This weekend, Occupy Wall Street is planning to attempt an occupation of Duarte Square, which is owned by Trinity Wall Street, an Episcopalian parish downtown. The plans have been in the works for some time; a few people have been holding a hunger strike for almost two weeks to get Trinity to give OWS the space. The planned occupation is meant to coincide with the three-month anniversary of the movement.
Now, South African bishop and activist Desmond Tutu has thrown his hat in the ring, putting out a statement that calls for Trinity to allow the protesters to occupy.
The full statement:
Sisters and Brothers, I greet you in the Name of Our Lord and in the bonds of common friendship and struggle from my homeland of South Africa. I know of your own challenges and of this appeal to Trinity Church for the shelter of a new home and I am with you! May God bless this appeal of yours and may the good people of that noble parish heed your plea, if not for ease of access, then at least for a stay on any violence or arrests.
Yours is a voice for the world not just the neighborhood of Duarte Park. Injustice, unfairness, and the strangle hold of greed which has beset humanity in our times must be answered with a resounding, “No!” You are that answer. I write this to you not many miles away from the houses of the poor in my country. It pains me despite all the progress we have made. You see, the heartbeat of what you are asking for–that those who have too much must wake up to the cries of their brothers and sisters who have so little–beats in me and all South Africans who believe in justice.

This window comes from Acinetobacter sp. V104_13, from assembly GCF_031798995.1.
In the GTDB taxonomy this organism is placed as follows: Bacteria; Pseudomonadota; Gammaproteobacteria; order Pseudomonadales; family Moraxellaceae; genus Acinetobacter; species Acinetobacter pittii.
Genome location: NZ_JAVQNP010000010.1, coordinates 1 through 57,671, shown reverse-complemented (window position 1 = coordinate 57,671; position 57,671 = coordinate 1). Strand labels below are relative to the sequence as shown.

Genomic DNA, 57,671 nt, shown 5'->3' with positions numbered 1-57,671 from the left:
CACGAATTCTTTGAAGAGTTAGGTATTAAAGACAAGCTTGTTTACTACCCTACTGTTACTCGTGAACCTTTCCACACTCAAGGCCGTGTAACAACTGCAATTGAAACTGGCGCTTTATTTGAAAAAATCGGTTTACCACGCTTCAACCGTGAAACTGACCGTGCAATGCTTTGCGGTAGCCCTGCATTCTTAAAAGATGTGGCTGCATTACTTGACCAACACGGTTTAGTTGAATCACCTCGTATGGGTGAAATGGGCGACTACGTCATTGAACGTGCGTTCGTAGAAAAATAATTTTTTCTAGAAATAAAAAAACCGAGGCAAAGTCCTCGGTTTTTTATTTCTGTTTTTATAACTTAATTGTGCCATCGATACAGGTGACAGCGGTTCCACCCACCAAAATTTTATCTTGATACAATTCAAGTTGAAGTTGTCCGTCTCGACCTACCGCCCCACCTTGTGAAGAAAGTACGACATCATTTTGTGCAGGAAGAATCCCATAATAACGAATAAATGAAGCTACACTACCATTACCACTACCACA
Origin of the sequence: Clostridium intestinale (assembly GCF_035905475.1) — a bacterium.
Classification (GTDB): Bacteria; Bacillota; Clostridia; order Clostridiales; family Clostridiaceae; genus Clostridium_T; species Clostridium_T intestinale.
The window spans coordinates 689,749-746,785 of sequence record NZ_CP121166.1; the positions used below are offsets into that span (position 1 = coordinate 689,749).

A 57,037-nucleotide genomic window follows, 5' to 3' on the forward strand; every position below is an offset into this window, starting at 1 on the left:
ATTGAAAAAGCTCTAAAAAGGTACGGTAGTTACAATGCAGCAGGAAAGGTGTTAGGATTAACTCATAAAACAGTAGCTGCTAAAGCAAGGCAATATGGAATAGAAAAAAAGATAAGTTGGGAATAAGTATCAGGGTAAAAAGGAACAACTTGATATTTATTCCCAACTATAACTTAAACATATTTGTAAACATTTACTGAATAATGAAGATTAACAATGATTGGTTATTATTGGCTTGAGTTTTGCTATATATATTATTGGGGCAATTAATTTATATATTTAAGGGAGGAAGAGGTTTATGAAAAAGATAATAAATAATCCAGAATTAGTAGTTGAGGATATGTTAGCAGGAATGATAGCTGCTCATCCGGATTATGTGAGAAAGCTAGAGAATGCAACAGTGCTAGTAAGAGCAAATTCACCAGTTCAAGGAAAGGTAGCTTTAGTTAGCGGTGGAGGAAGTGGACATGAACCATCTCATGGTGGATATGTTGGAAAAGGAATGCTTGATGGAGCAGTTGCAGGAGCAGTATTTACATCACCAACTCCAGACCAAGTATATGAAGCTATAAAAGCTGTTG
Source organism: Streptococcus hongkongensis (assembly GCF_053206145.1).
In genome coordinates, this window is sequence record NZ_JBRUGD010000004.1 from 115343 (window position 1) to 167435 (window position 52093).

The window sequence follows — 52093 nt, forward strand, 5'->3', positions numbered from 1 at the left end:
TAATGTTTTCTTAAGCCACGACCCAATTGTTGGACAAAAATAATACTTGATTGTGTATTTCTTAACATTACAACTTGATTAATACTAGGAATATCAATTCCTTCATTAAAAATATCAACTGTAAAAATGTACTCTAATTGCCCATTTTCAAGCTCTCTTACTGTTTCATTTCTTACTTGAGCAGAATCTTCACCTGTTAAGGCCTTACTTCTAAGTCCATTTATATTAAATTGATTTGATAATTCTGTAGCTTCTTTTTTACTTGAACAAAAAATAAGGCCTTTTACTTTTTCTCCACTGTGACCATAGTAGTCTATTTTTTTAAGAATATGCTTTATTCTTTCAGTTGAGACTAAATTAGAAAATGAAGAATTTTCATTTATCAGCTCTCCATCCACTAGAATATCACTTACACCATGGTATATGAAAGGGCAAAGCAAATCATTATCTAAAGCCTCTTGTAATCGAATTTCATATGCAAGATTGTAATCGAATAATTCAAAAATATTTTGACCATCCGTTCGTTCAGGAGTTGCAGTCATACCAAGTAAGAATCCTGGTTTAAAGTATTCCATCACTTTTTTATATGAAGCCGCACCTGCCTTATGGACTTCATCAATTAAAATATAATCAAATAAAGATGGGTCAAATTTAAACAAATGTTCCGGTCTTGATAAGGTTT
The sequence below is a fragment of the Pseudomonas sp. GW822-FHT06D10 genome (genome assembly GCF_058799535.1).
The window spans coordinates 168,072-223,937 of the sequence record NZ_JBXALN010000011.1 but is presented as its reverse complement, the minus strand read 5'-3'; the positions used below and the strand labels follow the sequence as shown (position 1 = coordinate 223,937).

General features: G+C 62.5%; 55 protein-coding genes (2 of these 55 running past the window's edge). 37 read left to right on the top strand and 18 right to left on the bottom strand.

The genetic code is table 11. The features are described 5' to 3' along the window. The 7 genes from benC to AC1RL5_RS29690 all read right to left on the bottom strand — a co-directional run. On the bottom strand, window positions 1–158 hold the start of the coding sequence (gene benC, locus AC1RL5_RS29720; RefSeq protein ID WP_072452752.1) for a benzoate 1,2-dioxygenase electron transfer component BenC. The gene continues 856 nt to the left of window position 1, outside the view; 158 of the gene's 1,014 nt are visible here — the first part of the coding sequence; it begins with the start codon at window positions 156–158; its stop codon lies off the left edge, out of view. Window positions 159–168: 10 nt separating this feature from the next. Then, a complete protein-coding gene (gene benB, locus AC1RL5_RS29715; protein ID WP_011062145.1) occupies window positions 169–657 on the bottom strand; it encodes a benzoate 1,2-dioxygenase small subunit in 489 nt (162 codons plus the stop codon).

Trinity Church is an esteemed and valued old friend of mine; from the earliest days when I was a young Deacon. Theirs was the consistent and supportive voice I heard when no one else supported me or our beloved brother Nelson Mandela. That is why it is especially painful for me to hear of the impasse you are experiencing with the parish. I appeal to them to find a way to help you. I appeal to them to embrace the higher calling of Our Lord Jesus Christ–which they live so well in all other ways–but now to do so in this instance…can we not rearrange our affairs for justice sake? Just as history watched as South Africa was reborn in promise and fairness so it is watching you now.
In closing, be assured of my thoughts and prayers, they are with you at this very hour.
God bless you,
Tutu furthered yesterday’s statement today — the latest one equivocates a little more:
I’ve challenged my friends at Trinity on this issue just as I’ve challenged Trinity for the past 35 years in our ongoing friendship. I do this in love, not to harm.
I also now challenge those who disagree with Trinity. My statement is not to be used to justify breaking the law. In a country where all people can vote and Trinity’s door to dialogue is open, it is not necessary to forcibly break into property. Nor is it to reinforce or build higher the barriers between people of faith who seek peace and justice. My deep prayer is that people can work together and I look forward to that conversation.
Trinity Church has said that they won’t allow the occupation to proceed.
This article from the Village Voice Archive was posted on December 16, 2011